The impact of communication on human behaviour in times of crisis

“Communication is the most important tool of crisis management.” (Heath, 1998, p. 114)

As Heath identifies, communication is an integral part of managing crises. Therefore policy makers have constantly sought to find the most appropriate ways to use communication to influence behaviour during these times to assist in the recovery from crises. This paper will investigate why policy makers wish to utilise effective crisis communications and explore the importance of crisis communication on influencing human behaviour in a time of crisis and the influence the medium of communication can have. Gross noted that;

“in order to understand and predict the effectiveness of one person’s attempt to change the attitude of another, we need to know ‘who says what in which channel to whom and with what effect.’” (Gross, 1996, p. 440)

Whilst it will be demonstrated that the medium of the message is important to ensure the correct audience has been reached, it will be suggested that for policy makers to maximise the impact of crisis communications during a crisis, they must utilise rhetoric and cognitive response theory. This paper will go on to suggest that the most importance factor in influencing behaviour in a time of crisis is that communications are provided from a credible source and are empathic in nature. As was noted by Reynolds et al. the use of “rhetorically sensitive communications …to tailor messages and be empathetic in considering the communication needs of others, which can help to dispel rumours and engender trust.” (Reynolds & Earley, 2010, p. 266)

Why focus on crisis communications?
One is entitled to question why crisis communications has been the subject of significant academic study, indeed, policy makers may question why they should focus their efforts on understanding communications when they would be better served understanding how to respond to the crisis. Ulmer et al suggest that;

“If we do not study crisis communications, organisations and the many people associated with them are likely to be stunned, frightened, and depressed when enveloped by a crisis.” (Ulmer, et al., 2011, p. 4)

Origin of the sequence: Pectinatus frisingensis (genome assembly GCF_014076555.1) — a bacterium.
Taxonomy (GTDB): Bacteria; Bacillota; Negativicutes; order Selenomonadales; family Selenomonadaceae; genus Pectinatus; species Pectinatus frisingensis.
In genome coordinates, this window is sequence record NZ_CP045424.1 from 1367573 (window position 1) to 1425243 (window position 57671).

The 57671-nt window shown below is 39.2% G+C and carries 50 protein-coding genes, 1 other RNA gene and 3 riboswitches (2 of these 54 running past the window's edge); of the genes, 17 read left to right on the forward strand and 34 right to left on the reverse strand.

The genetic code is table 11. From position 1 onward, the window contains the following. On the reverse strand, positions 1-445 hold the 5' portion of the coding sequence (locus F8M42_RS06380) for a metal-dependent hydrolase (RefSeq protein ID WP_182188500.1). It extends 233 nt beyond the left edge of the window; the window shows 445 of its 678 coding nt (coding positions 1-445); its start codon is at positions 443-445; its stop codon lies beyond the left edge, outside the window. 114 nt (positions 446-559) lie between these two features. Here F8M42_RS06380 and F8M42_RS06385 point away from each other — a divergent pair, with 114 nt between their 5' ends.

It is widely considered that Exxon’s handling of the Exxon Valdez oil spill of 1989, the second largest oil spill in the United States history, was badly managed through poor communication. Their mismanagement led to Exxon suffering significant damage to its reputation; “Exxon handled the crisis badly by delaying its response, downplaying the incident, and responding offensively to the media. The company severely damaged its image and reputation.” (Ray, 1999, p. 20) This crisis led to organisations revisiting and in some cases implementing significant crisis communications capabilities. Whilst the lessons of Exxon Valdez were certainly identified, one could question whether they were lessons learnt and applied in the wake of BP’s handling of the crisis communications after Deepwater Horizon.

A number of scholars have proposed arguments which emphasise the importance of crisis communications, including Ray who suggested that “communication, critical to the control of a crisis, serves to either manage the situation or create further confusion.” (Ray, 1999, pp. 9-10) This was further expanded by Reynolds and Earley who stated that;

“When faced with a new threat, people want a consistent and simple recommendation to follow…If officials cannot give people the information they need, or think they need, when they need it, others will.” (Reynolds & Earley, 2010, pp. 264-265)

When policy makers are required to activate crisis communications there are a number of options they face, in particular, how to communicate their message to interested parties. Regester identified that

“Although each group may require to be handled in a different way, what is important is that a consistency of message runs through each statement to each group.” (Regester, 1987, p. 119)

The full article, authored by Andrew MacLeod, is available in the Journal of Business Continuity & Emergency Planning Volume Eight Number Two.